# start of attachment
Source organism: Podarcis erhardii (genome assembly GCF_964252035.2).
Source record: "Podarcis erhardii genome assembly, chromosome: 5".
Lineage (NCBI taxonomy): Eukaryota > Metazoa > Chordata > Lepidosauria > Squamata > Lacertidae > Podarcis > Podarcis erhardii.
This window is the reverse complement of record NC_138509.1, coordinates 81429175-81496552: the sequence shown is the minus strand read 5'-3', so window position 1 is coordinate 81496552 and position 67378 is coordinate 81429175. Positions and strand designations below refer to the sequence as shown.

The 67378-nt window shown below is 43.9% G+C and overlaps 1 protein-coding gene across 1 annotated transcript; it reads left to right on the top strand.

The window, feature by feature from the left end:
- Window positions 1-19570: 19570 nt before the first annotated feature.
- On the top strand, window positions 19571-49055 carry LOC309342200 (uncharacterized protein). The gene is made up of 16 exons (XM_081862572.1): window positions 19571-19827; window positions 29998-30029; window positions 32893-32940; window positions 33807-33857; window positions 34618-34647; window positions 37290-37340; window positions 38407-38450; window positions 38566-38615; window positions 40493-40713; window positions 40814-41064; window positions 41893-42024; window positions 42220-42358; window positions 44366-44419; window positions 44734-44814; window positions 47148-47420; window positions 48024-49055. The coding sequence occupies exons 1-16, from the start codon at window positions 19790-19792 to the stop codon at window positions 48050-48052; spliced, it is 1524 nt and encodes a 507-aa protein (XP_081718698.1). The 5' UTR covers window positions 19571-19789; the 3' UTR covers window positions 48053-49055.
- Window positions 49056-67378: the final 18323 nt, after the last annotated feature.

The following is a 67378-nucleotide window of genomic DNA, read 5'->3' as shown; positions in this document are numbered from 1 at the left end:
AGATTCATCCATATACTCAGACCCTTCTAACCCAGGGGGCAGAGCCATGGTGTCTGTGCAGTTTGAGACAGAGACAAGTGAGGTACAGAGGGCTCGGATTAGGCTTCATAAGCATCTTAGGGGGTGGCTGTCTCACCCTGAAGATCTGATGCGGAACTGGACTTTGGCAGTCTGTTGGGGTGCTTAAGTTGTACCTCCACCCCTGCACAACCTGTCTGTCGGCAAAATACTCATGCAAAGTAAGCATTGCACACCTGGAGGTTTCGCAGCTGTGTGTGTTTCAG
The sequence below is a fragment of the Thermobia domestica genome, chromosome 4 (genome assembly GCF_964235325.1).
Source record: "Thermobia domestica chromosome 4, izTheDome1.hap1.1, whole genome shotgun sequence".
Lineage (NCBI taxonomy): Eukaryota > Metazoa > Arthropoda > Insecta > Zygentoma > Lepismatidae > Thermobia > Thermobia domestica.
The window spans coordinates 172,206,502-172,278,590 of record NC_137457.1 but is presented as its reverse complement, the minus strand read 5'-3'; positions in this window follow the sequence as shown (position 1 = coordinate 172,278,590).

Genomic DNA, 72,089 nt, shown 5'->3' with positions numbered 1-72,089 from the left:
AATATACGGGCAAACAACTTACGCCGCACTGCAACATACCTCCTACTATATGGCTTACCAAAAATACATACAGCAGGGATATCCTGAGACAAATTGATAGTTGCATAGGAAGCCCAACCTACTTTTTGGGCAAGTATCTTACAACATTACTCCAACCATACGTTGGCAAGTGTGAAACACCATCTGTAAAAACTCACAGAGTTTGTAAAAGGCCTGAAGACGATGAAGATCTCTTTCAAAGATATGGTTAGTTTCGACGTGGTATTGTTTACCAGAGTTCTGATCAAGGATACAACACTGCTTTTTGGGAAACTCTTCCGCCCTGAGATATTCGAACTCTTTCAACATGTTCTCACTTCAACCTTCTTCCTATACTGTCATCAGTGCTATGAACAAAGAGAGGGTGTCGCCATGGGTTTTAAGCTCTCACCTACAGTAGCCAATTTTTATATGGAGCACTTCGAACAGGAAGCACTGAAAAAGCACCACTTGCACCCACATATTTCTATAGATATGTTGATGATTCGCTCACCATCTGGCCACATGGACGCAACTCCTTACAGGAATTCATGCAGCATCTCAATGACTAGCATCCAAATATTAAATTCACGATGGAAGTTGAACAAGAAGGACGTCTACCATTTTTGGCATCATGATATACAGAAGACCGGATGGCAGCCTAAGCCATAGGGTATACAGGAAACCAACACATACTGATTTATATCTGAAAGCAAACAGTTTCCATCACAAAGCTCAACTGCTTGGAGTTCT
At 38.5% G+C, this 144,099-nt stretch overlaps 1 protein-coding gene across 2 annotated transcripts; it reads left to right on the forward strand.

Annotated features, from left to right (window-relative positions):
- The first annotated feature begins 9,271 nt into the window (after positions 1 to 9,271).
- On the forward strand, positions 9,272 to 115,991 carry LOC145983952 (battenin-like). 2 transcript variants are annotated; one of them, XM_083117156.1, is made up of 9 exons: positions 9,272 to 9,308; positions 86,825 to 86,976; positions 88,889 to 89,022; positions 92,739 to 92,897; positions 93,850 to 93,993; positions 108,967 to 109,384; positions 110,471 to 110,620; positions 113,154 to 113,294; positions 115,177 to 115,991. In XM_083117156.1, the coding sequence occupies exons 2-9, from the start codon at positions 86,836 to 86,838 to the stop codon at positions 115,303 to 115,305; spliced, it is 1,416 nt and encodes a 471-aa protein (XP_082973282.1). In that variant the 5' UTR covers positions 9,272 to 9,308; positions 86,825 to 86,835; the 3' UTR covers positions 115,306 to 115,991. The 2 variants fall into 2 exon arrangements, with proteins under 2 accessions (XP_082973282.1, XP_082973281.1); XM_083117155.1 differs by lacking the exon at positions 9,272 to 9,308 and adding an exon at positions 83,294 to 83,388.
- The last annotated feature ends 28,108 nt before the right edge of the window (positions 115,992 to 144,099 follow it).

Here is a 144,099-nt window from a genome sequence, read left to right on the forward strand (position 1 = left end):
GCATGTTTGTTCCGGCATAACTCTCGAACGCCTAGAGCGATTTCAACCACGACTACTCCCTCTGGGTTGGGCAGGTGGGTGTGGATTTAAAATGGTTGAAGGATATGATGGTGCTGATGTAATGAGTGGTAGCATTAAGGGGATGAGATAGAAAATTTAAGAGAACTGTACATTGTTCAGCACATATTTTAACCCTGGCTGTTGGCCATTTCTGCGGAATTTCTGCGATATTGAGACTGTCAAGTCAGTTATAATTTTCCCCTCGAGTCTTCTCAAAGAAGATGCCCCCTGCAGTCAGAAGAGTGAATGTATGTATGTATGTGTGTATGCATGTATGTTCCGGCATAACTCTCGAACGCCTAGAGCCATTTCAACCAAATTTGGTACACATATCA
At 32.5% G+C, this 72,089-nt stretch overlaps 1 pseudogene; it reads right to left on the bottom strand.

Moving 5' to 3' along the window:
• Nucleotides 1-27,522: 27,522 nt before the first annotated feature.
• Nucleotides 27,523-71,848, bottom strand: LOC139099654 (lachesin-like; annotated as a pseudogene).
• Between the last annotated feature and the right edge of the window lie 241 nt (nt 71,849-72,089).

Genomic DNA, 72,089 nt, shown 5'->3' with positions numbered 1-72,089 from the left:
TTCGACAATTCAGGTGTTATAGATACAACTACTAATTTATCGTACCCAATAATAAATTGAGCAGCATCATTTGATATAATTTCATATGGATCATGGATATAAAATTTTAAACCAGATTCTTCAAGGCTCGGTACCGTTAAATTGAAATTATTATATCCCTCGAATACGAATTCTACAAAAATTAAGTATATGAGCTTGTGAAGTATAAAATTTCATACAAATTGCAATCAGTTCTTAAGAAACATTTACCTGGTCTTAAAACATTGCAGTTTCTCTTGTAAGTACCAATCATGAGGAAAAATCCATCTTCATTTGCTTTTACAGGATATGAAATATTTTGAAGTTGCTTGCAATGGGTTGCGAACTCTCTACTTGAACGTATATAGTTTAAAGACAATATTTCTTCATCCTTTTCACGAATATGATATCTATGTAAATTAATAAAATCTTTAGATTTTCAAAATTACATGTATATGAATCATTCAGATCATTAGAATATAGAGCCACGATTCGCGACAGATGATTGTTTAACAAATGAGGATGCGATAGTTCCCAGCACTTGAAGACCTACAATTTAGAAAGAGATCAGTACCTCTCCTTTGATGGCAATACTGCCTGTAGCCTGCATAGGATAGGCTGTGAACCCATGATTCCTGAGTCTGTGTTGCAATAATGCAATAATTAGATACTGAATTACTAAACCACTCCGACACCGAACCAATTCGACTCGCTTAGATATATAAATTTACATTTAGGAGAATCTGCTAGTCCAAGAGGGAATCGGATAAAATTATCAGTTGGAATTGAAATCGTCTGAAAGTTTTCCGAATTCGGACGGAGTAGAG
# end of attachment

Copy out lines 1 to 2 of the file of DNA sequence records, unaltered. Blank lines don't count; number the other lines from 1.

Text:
Source organism: Podarcis erhardii (genome assembly GCF_964252035.2).
Source record: "Podarcis erhardii genome assembly, chromosome: 5".